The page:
Why was the photonovel deemed “lowbrow”?

Four elements play a key role in the film photonovel’s cultural disrepute: first, the influence of its model, the photonovel, which was discarded as a kind of silly romance comics with pictures; second, the fact that film photonovels were published only in magazine format, never in book form; third, the association with the world of tearjerkers—in the woman-unfriendly 1950s, certainly not the best way to acquire cultural capital; fourth, the belief that film photonovels adapted only commercial movies, never art-house movies. The rebuilding of the film photonovel archive, however, allows for a completely different reading of the material and the cultural biases that have tended to blind us to its very existence. Today we know that photonovels have a very wide range, that film photonovels sometimes exceed the limits of ephemeral magazine publication, that gendered readings have to be corrected, and that art-house cinema is as well represented in the corpus as is any other type of cinema.

How does your research push the boundaries of adaptation studies?

First, my research discloses a form of adaptation that has been completely ignored, lacking not only prestige but also visibility: no archives, no direct or indirect references, no visual traces. The progressive rediscovery of this material generates a kind of Pompeii experience, for things whose very existence had been ignored suddenly become visible. Moreover, we can now better understand the film photonovel’s importance as a social phenomenon: along with going to the movies (and sometimes instead of doing so!), people read film photonovels, and their ideas on cinema were strongly influenced by their reading. Second, the film photonovel is also an important case in the debate on film adaptation. Adaptation is often seen as a one-way street, going only from book to film. Here and in my previous book on novelization, which has also contributed to this paradigm shift, we can see that this is just half the story and that adaptation does not stop once a book has been turned into a movie. Movies are ceaselessly remade in print format, and the film photonovel is without any doubt the most challenging form of these adaptations (which may also include comics, novels, posters, the “making of” books, games, etc.). At first sight, film photonovels may appear to be the poorest versions of these adaptations, since they cannot produce new images. At second sight, however, the obligation to rely exclusively on existing pictures forces the genre to be extremely inventive, as the many examples and images in the book clearly show.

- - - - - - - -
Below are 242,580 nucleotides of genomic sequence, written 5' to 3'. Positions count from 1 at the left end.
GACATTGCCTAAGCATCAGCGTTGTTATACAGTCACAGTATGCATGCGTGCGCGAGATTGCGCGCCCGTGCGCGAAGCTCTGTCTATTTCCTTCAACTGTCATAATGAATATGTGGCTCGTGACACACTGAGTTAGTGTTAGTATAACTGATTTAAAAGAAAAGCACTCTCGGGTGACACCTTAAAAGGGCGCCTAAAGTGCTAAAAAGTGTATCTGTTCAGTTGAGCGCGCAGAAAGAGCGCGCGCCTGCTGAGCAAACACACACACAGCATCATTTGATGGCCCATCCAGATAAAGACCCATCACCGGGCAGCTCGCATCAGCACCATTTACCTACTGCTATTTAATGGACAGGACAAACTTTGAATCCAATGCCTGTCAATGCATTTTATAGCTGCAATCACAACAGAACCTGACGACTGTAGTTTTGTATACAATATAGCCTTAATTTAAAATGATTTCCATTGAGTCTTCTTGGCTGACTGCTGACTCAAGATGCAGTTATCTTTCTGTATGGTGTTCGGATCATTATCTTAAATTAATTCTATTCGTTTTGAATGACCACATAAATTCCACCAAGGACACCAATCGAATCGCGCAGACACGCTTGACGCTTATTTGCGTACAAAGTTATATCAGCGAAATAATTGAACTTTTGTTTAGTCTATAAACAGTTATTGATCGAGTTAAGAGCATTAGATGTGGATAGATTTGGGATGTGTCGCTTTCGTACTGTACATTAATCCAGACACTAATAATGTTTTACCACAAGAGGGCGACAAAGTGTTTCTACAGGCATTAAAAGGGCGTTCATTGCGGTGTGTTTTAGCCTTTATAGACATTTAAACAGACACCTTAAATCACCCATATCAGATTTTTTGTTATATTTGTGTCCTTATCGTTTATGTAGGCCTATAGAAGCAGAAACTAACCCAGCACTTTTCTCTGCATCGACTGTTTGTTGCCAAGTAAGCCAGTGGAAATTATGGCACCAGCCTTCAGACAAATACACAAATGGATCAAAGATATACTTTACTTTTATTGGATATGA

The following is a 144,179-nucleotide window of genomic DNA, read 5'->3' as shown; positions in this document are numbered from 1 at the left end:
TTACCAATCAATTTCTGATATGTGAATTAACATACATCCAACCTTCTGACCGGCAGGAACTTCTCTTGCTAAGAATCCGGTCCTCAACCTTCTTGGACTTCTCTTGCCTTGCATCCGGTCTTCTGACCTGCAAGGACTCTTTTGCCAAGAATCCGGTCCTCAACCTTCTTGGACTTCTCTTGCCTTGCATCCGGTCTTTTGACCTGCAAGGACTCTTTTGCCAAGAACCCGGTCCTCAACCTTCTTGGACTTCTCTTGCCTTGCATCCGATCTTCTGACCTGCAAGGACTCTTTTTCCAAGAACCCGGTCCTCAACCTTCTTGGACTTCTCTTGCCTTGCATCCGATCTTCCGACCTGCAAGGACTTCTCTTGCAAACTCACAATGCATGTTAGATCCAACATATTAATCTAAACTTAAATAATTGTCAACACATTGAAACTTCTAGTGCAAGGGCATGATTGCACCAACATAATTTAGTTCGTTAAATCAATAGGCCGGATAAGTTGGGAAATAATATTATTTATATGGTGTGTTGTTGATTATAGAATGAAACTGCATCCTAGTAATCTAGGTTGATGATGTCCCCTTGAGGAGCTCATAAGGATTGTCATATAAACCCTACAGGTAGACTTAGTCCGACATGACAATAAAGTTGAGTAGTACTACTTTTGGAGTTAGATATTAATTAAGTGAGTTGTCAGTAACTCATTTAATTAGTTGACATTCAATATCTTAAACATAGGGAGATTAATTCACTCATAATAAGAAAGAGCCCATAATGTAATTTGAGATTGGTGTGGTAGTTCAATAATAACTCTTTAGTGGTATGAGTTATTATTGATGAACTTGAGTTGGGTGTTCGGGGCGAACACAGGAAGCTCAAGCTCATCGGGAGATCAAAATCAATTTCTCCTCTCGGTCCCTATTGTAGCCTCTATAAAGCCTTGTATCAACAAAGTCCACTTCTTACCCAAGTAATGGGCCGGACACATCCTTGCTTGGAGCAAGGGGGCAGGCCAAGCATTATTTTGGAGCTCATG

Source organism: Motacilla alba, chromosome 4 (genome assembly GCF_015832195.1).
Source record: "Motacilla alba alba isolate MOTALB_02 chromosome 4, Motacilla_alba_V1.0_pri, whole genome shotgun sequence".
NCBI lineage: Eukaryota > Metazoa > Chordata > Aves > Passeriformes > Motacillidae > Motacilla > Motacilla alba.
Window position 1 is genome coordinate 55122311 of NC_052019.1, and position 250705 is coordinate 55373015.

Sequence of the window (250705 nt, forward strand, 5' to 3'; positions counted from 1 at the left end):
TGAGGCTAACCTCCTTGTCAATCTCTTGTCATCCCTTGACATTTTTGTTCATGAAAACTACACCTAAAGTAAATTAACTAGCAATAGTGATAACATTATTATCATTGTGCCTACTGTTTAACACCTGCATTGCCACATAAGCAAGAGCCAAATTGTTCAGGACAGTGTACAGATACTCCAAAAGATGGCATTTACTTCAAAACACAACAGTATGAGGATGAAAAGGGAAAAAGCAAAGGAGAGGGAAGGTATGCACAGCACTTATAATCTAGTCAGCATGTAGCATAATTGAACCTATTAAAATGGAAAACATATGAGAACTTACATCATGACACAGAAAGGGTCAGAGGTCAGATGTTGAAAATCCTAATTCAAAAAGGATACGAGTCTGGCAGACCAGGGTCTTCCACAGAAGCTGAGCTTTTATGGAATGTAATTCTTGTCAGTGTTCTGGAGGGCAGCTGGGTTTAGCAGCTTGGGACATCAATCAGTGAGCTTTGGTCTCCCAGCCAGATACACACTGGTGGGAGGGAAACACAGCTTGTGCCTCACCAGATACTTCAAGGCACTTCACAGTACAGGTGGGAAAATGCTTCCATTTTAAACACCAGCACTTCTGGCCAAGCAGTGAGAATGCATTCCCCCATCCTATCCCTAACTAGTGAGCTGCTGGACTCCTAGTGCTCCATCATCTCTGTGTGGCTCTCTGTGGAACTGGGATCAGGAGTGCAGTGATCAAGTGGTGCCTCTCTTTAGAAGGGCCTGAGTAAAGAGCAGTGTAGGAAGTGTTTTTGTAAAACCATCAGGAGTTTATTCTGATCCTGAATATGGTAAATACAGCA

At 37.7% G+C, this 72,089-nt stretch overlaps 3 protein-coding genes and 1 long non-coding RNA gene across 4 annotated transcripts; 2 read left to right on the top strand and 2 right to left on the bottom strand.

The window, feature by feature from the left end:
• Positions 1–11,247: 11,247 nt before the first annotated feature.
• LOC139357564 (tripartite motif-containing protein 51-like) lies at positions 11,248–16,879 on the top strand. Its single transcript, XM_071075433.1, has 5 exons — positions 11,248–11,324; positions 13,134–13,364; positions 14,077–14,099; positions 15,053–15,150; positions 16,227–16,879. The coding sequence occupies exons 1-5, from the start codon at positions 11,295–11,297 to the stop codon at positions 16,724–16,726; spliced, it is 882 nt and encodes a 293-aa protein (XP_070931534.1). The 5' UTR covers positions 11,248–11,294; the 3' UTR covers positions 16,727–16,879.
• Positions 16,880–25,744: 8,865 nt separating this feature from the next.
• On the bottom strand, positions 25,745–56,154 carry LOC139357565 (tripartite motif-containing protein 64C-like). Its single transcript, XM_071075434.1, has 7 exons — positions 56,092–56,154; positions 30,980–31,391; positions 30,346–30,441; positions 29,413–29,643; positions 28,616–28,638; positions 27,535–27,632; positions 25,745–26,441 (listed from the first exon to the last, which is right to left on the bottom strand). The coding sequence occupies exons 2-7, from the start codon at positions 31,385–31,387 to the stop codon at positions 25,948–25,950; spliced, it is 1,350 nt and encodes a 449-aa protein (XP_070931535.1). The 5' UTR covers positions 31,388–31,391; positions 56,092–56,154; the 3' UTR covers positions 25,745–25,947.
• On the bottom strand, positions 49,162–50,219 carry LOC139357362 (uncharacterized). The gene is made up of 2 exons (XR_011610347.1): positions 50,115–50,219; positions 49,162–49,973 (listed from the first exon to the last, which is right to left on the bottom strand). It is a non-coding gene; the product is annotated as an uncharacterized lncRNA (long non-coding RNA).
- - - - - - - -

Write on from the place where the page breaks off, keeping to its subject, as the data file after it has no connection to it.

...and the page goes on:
How did photonovels cross borders and affect audiences in Latin America?